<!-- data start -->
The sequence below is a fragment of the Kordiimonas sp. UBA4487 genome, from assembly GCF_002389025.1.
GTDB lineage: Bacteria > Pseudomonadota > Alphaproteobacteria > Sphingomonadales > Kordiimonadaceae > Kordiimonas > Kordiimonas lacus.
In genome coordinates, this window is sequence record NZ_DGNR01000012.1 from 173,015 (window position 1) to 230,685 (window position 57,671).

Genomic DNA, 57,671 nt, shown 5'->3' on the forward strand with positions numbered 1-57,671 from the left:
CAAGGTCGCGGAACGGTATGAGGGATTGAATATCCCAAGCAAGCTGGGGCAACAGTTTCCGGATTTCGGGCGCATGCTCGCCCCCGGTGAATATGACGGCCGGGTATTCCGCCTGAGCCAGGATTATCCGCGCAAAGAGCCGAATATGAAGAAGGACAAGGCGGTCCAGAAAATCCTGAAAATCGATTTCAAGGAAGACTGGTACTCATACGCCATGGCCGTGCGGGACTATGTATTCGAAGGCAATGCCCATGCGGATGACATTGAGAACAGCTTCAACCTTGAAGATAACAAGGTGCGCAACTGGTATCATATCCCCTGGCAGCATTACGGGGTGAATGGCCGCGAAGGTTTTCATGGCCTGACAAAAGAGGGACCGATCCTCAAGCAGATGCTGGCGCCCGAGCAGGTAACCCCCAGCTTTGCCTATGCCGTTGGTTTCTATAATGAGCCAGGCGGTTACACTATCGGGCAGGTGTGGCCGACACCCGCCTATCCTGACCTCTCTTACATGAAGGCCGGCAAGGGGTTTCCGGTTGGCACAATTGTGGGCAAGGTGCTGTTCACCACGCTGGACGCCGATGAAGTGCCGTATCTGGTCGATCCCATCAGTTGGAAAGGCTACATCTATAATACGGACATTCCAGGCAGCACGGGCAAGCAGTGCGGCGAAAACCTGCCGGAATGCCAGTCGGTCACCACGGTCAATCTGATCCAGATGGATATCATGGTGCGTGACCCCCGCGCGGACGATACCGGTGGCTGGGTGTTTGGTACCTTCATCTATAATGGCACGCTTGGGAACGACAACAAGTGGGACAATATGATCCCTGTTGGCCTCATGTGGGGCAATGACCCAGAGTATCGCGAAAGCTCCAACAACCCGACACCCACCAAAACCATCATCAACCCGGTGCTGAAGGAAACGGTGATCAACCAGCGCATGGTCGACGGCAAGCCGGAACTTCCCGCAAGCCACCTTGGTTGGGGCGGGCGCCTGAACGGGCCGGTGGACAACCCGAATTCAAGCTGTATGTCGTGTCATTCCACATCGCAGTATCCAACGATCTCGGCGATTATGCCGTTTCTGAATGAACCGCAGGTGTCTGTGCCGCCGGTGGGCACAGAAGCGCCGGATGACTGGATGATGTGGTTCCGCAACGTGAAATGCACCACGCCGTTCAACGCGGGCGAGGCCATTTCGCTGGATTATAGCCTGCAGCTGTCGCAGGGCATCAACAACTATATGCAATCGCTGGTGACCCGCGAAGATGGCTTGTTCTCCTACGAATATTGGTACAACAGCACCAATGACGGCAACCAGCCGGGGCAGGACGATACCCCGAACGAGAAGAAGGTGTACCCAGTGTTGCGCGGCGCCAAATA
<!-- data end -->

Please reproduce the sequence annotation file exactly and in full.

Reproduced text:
The sequence below is a fragment of the Kordiimonas sp. UBA4487 genome, from assembly GCF_002389025.1.
GTDB lineage: Bacteria > Pseudomonadota > Alphaproteobacteria > Sphingomonadales > Kordiimonadaceae > Kordiimonas > Kordiimonas lacus.
In genome coordinates, this window is sequence record NZ_DGNR01000012.1 from 173,015 (window position 1) to 230,685 (window position 57,671).

Genomic DNA, 57,671 nt, shown 5'->3' on the forward strand with positions numbered 1-57,671 from the left:
CAAGGTCGCGGAACGGTATGAGGGATTGAATATCCCAAGCAAGCTGGGGCAACAGTTTCCGGATTTCGGGCGCATGCTCGCCCCCGGTGAATATGACGGCCGGGTATTCCGCCTGAGCCAGGATTATCCGCGCAAAGAGCCGAATATGAAGAAGGACAAGGCGGTCCAGAAAATCCTGAAAATCGATTTCAAGGAAGACTGGTACTCATACGCCATGGCCGTGCGGGACTATGTATTCGAAGGCAATGCCCATGCGGATGACATTGAGAACAGCTTCAACCTTGAAGATAACAAGGTGCGCAACTGGTATCATATCCCCTGGCAGCATTACGGGGTGAATGGCCGCGAAGGTTTTCATGGCCTGACAAAAGAGGGACCGATCCTCAAGCAGATGCTGGCGCCCGAGCAGGTAACCCCCAGCTTTGCCTATGCCGTTGGTTTCTATAATGAGCCAGGCGGTTACACTATCGGGCAGGTGTGGCCGACACCCGCCTATCCTGACCTCTCTTACATGAAGGCCGGCAAGGGGTTTCCGGTTGGCACAATTGTGGGCAAGGTGCTGTTCACCACGCTGGACGCCGATGAAGTGCCGTATCTGGTCGATCCCATCAGTTGGAAAGGCTACATCTATAATACGGACATTCCAGGCAGCACGGGCAAGCAGTGCGGCGAAAACCTGCCGGAATGCCAGTCGGTCACCACGGTCAATCTGATCCAGATGGATATCATGGTGCGTGACCCCCGCGCGGACGATACCGGTGGCTGGGTGTTTGGTACCTTCATCTATAATGGCACGCTTGGGAACGACAACAAGTGGGACAATATGATCCCTGTTGGCCTCATGTGGGGCAATGACCCAGAGTATCGCGAAAGCTCCAACAACCCGACACCCACCAAAACCATCATCAACCCGGTGCTGAAGGAAACGGTGATCAACCAGCGCATGGTCGACGGCAAGCCGGAACTTCCCGCAAGCCACCTTGGTTGGGGCGGGCGCCTGAACGGGCCGGTGGACAACCCGAATTCAAGCTGTATGTCGTGTCATTCCACATCGCAGTATCCAACGATCTCGGCGATTATGCCGTTTCTGAATGAACCGCAGGTGTCTGTGCCGCCGGTGGGCACAGAAGCGCCGGATGACTGGATGATGTGGTTCCGCAACGTGAAATGCACCACGCCGTTCAACGCGGGCGAGGCCATTTCGCTGGATTATAGCCTGCAGCTGTCGCAGGGCATCAACAACTATATGCAATCGCTGGTGACCCGCGAAGATGGCTTGTTCTCCTACGAATATTGGTACAACAGCACCAATGACGGCAACCAGCCGGGGCAGGACGATACCCCGAACGAGAAGAAGGTGTACCCAGTGTTGCGCGGCGCCAAATA